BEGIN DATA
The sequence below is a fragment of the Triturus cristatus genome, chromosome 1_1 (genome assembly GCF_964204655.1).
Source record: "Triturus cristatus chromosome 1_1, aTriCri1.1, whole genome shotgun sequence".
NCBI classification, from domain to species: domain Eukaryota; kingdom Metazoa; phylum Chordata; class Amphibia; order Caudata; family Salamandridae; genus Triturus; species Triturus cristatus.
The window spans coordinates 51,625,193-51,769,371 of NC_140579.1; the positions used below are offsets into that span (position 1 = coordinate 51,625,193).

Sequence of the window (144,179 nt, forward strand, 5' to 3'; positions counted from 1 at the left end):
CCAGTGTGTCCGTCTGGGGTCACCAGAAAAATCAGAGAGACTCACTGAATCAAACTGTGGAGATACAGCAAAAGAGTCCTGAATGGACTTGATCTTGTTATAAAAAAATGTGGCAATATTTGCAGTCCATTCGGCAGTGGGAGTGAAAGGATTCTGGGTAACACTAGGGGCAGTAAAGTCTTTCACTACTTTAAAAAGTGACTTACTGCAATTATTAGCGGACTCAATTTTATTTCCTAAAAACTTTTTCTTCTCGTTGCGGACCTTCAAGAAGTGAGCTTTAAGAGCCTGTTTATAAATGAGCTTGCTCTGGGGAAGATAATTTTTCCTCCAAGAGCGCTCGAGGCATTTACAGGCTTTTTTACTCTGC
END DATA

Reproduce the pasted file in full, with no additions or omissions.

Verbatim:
The sequence below is a fragment of the Triturus cristatus genome, chromosome 1_1 (genome assembly GCF_964204655.1).
Source record: "Triturus cristatus chromosome 1_1, aTriCri1.1, whole genome shotgun sequence".
NCBI classification, from domain to species: domain Eukaryota; kingdom Metazoa; phylum Chordata; class Amphibia; order Caudata; family Salamandridae; genus Triturus; species Triturus cristatus.
The window spans coordinates 51,625,193-51,769,371 of NC_140579.1; the positions used below are offsets into that span (position 1 = coordinate 51,625,193).

Sequence of the window (144,179 nt, forward strand, 5' to 3'; positions counted from 1 at the left end):
CCAGTGTGTCCGTCTGGGGTCACCAGAAAAATCAGAGAGACTCACTGAATCAAACTGTGGAGATACAGCAAAAGAGTCCTGAATGGACTTGATCTTGTTATAAAAAAATGTGGCAATATTTGCAGTCCATTCGGCAGTGGGAGTGAAAGGATTCTGGGTAACACTAGGGGCAGTAAAGTCTTTCACTACTTTAAAAAGTGACTTACTGCAATTATTAGCGGACTCAATTTTATTTCCTAAAAACTTTTTCTTCTCGTTGCGGACCTTCAAGAAGTGAGCTTTAAGAGCCTGTTTATAAATGAGCTTGCTCTGGGGAAGATAATTTTTCCTCCAAGAGCGCTCGAGGCATTTACAGGCTTTTTTACTCTGC